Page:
• Tori PughTori Pugh, over 3 years ago

    I find the cursor to be really large. I don't mind the look but the size is monstrous it's really distracting. The type could be a tadbit darker for more comfortable reading. Otherwise, nice and clean. I like the logo but think it might need to be a little larger.

    3 points
  • Josh KisselJosh Kissel, over 3 years ago

    I don't like the change to my cursor - feels like pretty poor UX - especially coming from a UI/UX designer (not attacking you, just if you are going to call yourself out as one (on your personal site) you better make sure you really live up to it).

    I think you could darken up your body copy a little bit. The contrast feels a bit light.

    At the end of a portfolio item you have a contact me blurb but no way to actually do that. (I expected the "contact me" to be a link).

    Your logo (your name in that script) doesn't really seem to fit well with the rest of the aesthetic that you've created on your site.

    Mobile: It feels like your margins are too close to the edge of the phone (android - chrome latest) Also some of your line heights get screwy on mobile (way to high).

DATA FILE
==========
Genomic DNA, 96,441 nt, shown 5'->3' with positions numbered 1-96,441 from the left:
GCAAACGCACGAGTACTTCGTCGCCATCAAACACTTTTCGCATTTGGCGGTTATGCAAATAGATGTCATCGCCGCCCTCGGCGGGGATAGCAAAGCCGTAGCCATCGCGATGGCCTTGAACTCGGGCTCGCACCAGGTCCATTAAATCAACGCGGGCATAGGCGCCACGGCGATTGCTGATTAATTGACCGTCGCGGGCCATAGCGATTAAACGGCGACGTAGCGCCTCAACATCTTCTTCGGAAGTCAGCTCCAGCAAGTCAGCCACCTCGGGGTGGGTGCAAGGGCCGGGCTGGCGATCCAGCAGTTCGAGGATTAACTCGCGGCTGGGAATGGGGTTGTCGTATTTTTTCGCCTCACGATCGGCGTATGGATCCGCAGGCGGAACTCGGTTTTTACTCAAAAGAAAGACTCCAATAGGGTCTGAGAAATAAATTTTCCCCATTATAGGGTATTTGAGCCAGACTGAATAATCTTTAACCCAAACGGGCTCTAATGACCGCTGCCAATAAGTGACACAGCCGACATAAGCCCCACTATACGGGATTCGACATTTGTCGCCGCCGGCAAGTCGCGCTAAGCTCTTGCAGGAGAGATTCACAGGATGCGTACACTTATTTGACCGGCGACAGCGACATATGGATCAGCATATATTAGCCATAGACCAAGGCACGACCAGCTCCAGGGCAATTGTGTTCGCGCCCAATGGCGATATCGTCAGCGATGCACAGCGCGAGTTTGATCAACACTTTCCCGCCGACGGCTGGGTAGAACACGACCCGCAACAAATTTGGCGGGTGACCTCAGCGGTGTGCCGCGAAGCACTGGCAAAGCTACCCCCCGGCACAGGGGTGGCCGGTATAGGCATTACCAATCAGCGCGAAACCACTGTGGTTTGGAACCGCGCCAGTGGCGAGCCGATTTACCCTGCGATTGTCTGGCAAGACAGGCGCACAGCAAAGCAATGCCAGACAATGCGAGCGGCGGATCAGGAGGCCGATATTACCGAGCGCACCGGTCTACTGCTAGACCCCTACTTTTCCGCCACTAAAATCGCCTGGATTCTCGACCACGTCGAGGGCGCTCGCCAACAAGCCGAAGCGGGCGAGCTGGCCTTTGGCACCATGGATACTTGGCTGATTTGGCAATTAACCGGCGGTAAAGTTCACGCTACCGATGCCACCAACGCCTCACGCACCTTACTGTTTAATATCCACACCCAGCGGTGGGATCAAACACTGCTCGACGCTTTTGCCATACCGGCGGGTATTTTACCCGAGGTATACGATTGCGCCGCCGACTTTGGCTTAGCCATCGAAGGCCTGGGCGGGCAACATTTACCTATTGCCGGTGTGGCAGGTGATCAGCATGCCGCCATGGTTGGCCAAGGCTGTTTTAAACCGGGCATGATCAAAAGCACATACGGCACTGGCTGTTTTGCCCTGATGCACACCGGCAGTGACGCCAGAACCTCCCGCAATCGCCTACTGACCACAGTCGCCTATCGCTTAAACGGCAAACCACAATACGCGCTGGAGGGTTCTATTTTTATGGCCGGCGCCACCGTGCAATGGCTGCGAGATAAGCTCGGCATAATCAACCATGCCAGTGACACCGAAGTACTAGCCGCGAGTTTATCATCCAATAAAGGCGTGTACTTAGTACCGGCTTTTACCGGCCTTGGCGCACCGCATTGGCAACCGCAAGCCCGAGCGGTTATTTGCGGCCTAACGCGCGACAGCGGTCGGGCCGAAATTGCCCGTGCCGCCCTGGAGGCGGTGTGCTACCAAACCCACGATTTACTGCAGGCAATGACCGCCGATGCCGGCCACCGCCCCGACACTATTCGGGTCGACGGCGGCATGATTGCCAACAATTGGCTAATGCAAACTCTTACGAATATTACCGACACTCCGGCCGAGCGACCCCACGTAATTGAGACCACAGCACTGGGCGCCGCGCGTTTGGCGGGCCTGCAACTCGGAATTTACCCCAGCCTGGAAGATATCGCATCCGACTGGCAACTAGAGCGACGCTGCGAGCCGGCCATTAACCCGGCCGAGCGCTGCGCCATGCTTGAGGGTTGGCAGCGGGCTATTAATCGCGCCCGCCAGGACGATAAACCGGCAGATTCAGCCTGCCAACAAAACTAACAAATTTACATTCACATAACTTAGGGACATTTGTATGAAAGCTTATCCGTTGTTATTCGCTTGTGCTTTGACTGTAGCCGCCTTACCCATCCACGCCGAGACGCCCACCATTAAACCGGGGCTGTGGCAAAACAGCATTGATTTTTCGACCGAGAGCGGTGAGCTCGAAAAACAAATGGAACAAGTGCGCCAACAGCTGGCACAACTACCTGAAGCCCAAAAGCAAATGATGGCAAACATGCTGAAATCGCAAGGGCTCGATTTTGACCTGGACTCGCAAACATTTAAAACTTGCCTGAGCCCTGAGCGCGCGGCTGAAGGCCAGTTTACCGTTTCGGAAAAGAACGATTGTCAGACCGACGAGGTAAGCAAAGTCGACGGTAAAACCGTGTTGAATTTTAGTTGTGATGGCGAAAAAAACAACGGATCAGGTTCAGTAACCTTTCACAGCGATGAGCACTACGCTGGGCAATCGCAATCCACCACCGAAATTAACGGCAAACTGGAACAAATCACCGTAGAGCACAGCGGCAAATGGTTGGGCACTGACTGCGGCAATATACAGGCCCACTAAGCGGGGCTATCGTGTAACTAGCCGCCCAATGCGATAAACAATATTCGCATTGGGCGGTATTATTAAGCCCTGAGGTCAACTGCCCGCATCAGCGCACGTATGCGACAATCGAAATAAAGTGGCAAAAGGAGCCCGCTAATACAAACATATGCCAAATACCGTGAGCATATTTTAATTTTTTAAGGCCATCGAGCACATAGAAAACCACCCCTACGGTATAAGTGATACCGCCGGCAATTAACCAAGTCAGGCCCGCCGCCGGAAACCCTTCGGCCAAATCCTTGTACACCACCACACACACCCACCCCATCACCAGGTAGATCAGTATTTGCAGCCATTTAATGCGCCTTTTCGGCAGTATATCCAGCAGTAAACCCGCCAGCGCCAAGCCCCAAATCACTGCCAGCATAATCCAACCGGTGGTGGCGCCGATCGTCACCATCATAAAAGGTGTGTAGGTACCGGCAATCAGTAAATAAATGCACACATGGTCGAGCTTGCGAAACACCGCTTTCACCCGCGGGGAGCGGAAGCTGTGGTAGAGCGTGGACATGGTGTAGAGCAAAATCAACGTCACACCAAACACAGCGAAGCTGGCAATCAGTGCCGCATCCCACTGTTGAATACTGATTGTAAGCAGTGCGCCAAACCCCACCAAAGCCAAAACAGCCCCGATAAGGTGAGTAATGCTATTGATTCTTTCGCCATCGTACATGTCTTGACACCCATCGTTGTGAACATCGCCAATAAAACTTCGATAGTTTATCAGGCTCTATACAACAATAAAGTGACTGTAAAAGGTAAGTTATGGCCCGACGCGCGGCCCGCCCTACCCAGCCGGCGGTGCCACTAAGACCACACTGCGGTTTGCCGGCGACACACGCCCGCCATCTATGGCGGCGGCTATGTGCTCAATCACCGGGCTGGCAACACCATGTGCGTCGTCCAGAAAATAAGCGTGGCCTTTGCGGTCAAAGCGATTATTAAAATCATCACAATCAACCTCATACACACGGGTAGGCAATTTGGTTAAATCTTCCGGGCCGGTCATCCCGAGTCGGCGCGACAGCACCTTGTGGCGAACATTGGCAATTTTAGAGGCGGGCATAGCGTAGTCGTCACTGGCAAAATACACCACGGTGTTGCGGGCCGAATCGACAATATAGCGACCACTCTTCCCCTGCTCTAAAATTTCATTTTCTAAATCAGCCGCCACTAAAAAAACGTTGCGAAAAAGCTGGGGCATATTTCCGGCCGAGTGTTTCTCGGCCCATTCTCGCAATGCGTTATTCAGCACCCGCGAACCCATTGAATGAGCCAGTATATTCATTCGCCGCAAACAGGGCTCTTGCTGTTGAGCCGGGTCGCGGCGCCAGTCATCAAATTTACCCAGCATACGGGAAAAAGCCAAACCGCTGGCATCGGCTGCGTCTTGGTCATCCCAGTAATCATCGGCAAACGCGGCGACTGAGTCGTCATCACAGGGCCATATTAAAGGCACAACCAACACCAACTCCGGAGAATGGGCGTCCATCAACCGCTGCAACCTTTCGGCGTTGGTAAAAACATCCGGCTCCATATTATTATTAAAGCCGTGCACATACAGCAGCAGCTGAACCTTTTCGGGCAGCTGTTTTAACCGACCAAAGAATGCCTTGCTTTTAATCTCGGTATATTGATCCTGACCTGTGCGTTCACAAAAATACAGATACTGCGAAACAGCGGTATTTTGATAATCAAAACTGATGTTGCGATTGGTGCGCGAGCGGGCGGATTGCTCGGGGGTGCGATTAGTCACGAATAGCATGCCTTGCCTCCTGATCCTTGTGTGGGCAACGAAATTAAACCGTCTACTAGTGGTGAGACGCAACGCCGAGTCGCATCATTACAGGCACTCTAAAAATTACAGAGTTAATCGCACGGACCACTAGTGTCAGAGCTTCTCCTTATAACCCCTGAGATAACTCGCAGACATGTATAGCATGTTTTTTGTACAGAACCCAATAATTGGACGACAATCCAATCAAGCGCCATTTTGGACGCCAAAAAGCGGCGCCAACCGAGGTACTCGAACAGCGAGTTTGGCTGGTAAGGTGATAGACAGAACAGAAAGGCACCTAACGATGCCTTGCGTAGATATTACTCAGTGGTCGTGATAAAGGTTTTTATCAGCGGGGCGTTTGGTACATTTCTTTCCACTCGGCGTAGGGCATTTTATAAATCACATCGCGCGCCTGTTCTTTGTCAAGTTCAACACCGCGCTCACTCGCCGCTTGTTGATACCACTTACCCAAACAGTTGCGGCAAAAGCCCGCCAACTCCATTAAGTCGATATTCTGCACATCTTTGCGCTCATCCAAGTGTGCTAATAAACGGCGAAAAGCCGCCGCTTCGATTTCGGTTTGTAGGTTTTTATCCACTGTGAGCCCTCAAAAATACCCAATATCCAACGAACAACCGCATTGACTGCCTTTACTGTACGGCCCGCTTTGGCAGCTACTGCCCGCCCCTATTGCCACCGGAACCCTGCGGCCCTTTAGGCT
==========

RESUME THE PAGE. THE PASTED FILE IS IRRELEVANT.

Overall, I like the layout and it seems like you're providing the right amount of copy (not too much but not too little).

    1 point
    • Jonathan Kelley, over 3 years ago

      Thanks Josh,

      Understand that you don't like the mouse cursor, had mixed reviews. Saying it impacts the user experience isn't "right" yes - it may if you put it on the likes of jet.com but right now the target audience is meant for employers.

      Oh - I will fix the contact bubble straight away thanks for pointing it out. Appreciated!

      Will take another look on mobile - what device are you using?

      0 points
      • Josh KisselJosh Kissel, over 3 years ago

        RE: The mouse cursor I'm sure you have had mixed review. I had a similar type of (designer) mixed reviews element on my site (in the end I kept it because I liked it and could explain why I did it- which did come up in an interview).

        I'm using a Motorola Pure '15 - Near stock (nexus). Margins looked like ~10px felt cramped on edges. On the line height seemed like the second paragraph on each individual portfolio page was affected.